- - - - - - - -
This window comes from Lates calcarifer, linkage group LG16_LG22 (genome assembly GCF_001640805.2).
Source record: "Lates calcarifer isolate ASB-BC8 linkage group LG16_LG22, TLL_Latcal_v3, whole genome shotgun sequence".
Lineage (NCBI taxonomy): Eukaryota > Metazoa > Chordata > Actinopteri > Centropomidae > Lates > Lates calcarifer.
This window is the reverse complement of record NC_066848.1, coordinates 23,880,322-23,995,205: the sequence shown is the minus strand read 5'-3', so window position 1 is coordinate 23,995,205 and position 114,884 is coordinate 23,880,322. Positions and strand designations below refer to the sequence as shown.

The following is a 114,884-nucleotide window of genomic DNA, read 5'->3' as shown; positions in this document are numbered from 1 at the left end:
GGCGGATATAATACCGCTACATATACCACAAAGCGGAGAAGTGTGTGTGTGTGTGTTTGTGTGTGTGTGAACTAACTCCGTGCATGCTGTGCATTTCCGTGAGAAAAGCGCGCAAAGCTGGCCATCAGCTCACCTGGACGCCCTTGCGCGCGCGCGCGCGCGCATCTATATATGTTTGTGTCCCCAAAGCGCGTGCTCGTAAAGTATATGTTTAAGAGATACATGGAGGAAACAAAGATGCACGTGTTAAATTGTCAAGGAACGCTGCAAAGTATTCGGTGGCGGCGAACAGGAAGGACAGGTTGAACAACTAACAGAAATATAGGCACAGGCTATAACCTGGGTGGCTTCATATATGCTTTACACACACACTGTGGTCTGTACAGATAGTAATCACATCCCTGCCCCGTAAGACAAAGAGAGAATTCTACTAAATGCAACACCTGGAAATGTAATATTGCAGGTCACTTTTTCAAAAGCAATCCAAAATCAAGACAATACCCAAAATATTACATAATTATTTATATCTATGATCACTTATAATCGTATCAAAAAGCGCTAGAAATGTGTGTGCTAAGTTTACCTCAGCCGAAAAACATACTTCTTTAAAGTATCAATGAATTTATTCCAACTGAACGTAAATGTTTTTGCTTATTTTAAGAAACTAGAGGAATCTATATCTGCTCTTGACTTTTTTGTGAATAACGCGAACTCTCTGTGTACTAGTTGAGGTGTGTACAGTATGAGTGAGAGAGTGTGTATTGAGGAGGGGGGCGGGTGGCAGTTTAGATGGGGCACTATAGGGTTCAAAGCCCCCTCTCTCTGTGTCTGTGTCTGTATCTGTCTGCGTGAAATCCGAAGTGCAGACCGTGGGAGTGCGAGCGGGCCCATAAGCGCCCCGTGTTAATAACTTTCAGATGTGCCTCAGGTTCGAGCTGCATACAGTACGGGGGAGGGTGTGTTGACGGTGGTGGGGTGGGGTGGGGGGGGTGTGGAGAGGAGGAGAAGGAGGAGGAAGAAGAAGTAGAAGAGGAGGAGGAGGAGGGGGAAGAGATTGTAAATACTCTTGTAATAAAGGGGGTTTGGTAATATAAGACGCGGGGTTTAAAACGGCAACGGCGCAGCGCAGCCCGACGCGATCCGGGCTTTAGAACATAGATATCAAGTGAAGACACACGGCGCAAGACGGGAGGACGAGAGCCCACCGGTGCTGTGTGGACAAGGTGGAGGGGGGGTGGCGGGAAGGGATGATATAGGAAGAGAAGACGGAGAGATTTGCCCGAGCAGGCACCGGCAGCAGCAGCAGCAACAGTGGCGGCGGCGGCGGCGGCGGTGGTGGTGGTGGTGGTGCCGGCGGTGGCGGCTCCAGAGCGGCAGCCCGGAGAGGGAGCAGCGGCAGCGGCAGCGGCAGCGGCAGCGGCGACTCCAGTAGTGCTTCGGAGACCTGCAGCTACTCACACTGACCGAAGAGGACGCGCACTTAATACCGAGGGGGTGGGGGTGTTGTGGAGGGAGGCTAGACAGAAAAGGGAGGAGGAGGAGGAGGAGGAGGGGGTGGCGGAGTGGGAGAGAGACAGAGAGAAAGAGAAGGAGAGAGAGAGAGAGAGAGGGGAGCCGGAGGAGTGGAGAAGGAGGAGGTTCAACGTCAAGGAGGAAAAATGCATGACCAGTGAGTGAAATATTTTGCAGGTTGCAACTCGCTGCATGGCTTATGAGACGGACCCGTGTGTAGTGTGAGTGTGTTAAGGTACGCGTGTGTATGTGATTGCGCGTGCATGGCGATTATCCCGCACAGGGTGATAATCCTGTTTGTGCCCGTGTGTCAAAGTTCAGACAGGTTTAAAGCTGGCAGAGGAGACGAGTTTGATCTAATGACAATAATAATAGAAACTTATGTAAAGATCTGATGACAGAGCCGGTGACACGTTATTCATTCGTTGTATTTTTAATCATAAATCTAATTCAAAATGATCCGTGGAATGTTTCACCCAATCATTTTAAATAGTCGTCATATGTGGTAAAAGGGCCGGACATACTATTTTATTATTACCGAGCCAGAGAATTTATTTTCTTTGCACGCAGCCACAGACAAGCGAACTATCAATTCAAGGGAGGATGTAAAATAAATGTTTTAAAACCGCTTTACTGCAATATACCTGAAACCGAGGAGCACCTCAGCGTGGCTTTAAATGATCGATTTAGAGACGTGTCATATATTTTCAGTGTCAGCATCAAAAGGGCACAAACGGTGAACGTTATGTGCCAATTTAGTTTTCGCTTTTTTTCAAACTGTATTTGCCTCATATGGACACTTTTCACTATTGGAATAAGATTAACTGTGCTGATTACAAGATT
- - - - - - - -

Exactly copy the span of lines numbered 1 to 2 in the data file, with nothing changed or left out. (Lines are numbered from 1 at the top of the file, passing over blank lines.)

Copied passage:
This window comes from Lates calcarifer, linkage group LG16_LG22 (genome assembly GCF_001640805.2).
Source record: "Lates calcarifer isolate ASB-BC8 linkage group LG16_LG22, TLL_Latcal_v3, whole genome shotgun sequence".